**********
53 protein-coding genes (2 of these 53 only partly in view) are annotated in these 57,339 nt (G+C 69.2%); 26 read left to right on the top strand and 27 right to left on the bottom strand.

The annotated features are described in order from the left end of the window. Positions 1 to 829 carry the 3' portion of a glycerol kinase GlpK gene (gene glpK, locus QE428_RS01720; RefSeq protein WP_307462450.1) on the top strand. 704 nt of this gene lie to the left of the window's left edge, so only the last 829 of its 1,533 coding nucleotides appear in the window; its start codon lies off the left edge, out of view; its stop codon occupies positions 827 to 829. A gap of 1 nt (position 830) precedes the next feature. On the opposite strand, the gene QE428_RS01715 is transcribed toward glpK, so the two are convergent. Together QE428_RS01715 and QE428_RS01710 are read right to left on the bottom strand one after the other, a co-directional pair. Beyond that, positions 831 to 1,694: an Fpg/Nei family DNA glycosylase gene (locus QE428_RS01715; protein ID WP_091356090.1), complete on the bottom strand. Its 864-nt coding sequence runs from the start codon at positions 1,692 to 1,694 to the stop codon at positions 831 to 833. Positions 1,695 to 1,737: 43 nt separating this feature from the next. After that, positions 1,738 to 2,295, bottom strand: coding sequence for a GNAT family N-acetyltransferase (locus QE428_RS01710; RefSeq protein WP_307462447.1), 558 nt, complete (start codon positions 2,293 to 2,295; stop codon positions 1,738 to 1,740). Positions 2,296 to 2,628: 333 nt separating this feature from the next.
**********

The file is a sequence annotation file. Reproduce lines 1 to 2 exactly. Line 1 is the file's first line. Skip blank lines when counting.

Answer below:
53 protein-coding genes (2 of these 53 only partly in view) are annotated in these 57,339 nt (G+C 69.2%); 26 read left to right on the top strand and 27 right to left on the bottom strand.

The annotated features are described in order from the left end of the window. Positions 1 to 829 carry the 3' portion of a glycerol kinase GlpK gene (gene glpK, locus QE428_RS01720; RefSeq protein WP_307462450.1) on the top strand. 704 nt of this gene lie to the left of the window's left edge, so only the last 829 of its 1,533 coding nucleotides appear in the window; its start codon lies off the left edge, out of view; its stop codon occupies positions 827 to 829. A gap of 1 nt (position 830) precedes the next feature. On the opposite strand, the gene QE428_RS01715 is transcribed toward glpK, so the two are convergent. Together QE428_RS01715 and QE428_RS01710 are read right to left on the bottom strand one after the other, a co-directional pair. Beyond that, positions 831 to 1,694: an Fpg/Nei family DNA glycosylase gene (locus QE428_RS01715; protein ID WP_091356090.1), complete on the bottom strand. Its 864-nt coding sequence runs from the start codon at positions 1,692 to 1,694 to the stop codon at positions 831 to 833. Positions 1,695 to 1,737: 43 nt separating this feature from the next. After that, positions 1,738 to 2,295, bottom strand: coding sequence for a GNAT family N-acetyltransferase (locus QE428_RS01710; RefSeq protein WP_307462447.1), 558 nt, complete (start codon positions 2,293 to 2,295; stop codon positions 1,738 to 1,740). Positions 2,296 to 2,628: 333 nt separating this feature from the next.